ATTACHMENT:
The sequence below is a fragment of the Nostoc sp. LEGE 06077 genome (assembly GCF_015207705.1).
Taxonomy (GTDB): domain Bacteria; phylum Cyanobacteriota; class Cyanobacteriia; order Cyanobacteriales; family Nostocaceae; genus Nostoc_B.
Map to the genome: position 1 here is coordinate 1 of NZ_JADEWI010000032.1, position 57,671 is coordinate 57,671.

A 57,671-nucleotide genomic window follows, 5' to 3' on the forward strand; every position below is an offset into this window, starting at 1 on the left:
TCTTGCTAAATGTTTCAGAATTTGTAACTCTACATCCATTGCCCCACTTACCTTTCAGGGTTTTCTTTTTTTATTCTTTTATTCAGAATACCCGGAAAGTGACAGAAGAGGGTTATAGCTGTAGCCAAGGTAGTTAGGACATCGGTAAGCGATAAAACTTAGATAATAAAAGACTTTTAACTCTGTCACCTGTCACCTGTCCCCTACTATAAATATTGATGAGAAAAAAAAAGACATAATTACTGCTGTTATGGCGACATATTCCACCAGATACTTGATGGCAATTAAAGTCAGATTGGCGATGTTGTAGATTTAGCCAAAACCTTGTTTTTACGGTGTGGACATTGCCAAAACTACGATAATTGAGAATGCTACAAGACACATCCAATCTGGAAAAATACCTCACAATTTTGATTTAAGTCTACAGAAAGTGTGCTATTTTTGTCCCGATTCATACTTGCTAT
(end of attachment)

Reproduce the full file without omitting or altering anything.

The sequence below is a fragment of the Nostoc sp. LEGE 06077 genome (assembly GCF_015207705.1).
Taxonomy (GTDB): domain Bacteria; phylum Cyanobacteriota; class Cyanobacteriia; order Cyanobacteriales; family Nostocaceae; genus Nostoc_B.
Map to the genome: position 1 here is coordinate 1 of NZ_JADEWI010000032.1, position 57,671 is coordinate 57,671.

A 57,671-nucleotide genomic window follows, 5' to 3' on the forward strand; every position below is an offset into this window, starting at 1 on the left:
TCTTGCTAAATGTTTCAGAATTTGTAACTCTACATCCATTGCCCCACTTACCTTTCAGGGTTTTCTTTTTTTATTCTTTTATTCAGAATACCCGGAAAGTGACAGAAGAGGGTTATAGCTGTAGCCAAGGTAGTTAGGACATCGGTAAGCGATAAAACTTAGATAATAAAAGACTTTTAACTCTGTCACCTGTCACCTGTCCCCTACTATAAATATTGATGAGAAAAAAAAAGACATAATTACTGCTGTTATGGCGACATATTCCACCAGATACTTGATGGCAATTAAAGTCAGATTGGCGATGTTGTAGATTTAGCCAAAACCTTGTTTTTACGGTGTGGACATTGCCAAAACTACGATAATTGAGAATGCTACAAGACACATCCAATCTGGAAAAATACCTCACAATTTTGATTTAAGTCTACAGAAAGTGTGCTATTTTTGTCCCGATTCATACTTGCTAT